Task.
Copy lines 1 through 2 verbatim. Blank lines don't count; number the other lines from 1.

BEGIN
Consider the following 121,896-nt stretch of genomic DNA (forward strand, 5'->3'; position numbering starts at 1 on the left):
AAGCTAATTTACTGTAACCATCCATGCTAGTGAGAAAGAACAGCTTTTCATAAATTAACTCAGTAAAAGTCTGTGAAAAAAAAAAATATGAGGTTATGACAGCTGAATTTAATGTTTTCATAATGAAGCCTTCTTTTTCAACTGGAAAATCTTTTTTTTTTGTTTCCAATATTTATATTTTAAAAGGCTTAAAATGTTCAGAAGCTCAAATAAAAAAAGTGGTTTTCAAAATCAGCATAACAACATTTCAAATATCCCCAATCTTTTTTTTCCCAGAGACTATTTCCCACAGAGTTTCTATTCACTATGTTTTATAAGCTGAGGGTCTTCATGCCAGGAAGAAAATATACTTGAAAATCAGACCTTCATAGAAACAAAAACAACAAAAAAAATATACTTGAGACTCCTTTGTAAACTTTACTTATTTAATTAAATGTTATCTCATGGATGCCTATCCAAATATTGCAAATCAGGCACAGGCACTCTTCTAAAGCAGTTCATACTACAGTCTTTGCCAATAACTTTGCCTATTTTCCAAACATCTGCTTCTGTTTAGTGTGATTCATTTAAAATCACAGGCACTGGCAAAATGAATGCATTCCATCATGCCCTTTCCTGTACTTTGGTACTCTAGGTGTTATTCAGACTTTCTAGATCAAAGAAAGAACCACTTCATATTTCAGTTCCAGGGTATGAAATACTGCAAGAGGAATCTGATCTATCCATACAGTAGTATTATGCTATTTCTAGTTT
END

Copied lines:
Consider the following 121,896-nt stretch of genomic DNA (forward strand, 5'->3'; position numbering starts at 1 on the left):
AAGCTAATTTACTGTAACCATCCATGCTAGTGAGAAAGAACAGCTTTTCATAAATTAACTCAGTAAAAGTCTGTGAAAAAAAAAAATATGAGGTTATGACAGCTGAATTTAATGTTTTCATAATGAAGCCTTCTTTTTCAACTGGAAAATCTTTTTTTTTTGTTTCCAATATTTATATTTTAAAAGGCTTAAAATGTTCAGAAGCTCAAATAAAAAAAGTGGTTTTCAAAATCAGCATAACAACATTTCAAATATCCCCAATCTTTTTTTTCCCAGAGACTATTTCCCACAGAGTTTCTATTCACTATGTTTTATAAGCTGAGGGTCTTCATGCCAGGAAGAAAATATACTTGAAAATCAGACCTTCATAGAAACAAAAACAACAAAAAAAATATACTTGAGACTCCTTTGTAAACTTTACTTATTTAATTAAATGTTATCTCATGGATGCCTATCCAAATATTGCAAATCAGGCACAGGCACTCTTCTAAAGCAGTTCATACTACAGTCTTTGCCAATAACTTTGCCTATTTTCCAAACATCTGCTTCTGTTTAGTGTGATTCATTTAAAATCACAGGCACTGGCAAAATGAATGCATTCCATCATGCCCTTTCCTGTACTTTGGTACTCTAGGTGTTATTCAGACTTTCTAGATCAAAGAAAGAACCACTTCATATTTCAGTTCCAGGGTATGAAATACTGCAAGAGGAATCTGATCTATCCATACAGTAGTATTATGCTATTTCTAGTTT